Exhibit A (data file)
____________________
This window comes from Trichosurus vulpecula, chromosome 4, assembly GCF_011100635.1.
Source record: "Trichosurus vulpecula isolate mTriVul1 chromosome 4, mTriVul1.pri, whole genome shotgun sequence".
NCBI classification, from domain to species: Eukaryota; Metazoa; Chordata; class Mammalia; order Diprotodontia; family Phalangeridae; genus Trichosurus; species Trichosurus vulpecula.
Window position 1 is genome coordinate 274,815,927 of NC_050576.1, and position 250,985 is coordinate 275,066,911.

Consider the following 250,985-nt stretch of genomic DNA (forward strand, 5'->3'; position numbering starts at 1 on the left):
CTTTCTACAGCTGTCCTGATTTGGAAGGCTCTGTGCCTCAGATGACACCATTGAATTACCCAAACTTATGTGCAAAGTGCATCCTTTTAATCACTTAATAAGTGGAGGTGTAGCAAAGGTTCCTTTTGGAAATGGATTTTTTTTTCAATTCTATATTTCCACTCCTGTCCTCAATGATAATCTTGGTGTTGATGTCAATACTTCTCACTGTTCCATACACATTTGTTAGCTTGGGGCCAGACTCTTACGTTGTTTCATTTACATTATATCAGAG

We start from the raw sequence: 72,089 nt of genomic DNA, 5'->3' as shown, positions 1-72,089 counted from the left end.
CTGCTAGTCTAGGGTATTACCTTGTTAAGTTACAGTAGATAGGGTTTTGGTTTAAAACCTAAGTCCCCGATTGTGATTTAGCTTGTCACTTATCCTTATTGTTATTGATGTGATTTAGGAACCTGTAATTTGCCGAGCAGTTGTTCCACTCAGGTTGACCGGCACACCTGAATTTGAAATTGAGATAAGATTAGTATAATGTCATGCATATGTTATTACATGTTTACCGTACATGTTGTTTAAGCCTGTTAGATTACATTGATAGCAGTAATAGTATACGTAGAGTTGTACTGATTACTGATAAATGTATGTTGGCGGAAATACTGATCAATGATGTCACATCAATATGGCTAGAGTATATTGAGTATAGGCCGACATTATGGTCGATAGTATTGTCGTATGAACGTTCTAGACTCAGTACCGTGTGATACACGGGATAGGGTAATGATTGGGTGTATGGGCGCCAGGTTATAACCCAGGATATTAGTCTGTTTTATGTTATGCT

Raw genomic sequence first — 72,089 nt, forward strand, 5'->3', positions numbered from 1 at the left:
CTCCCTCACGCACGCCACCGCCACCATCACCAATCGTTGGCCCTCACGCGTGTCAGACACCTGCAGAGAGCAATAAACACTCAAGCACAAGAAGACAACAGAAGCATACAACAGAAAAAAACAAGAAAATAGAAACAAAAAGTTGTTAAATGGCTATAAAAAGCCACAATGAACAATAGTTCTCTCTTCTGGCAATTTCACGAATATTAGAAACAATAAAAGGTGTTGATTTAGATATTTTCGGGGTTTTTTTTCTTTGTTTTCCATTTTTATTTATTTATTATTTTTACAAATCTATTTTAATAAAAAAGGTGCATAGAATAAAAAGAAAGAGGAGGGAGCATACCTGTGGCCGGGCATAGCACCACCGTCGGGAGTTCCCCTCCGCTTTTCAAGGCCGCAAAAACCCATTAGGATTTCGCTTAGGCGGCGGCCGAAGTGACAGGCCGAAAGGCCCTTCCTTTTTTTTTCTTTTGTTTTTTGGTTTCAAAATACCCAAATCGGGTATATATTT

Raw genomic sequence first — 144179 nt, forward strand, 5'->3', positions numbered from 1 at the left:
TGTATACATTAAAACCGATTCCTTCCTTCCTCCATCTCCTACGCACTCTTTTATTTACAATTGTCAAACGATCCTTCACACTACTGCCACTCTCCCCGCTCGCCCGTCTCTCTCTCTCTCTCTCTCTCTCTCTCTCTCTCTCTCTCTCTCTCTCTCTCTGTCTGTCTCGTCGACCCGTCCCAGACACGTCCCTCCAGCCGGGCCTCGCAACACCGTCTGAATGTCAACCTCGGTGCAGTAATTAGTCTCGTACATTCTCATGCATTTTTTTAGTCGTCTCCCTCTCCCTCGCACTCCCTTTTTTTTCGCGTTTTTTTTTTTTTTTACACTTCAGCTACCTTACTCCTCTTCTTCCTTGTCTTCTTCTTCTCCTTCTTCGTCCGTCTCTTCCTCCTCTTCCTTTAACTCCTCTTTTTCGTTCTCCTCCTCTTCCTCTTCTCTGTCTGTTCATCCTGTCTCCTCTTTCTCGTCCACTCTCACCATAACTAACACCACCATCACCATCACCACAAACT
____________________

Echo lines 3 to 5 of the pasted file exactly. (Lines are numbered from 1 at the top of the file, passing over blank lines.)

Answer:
NCBI classification, from domain to species: Eukaryota; Metazoa; Chordata; class Mammalia; order Diprotodontia; family Phalangeridae; genus Trichosurus; species Trichosurus vulpecula.
Window position 1 is genome coordinate 274,815,927 of NC_050576.1, and position 250,985 is coordinate 275,066,911.

Consider the following 250,985-nt stretch of genomic DNA (forward strand, 5'->3'; position numbering starts at 1 on the left):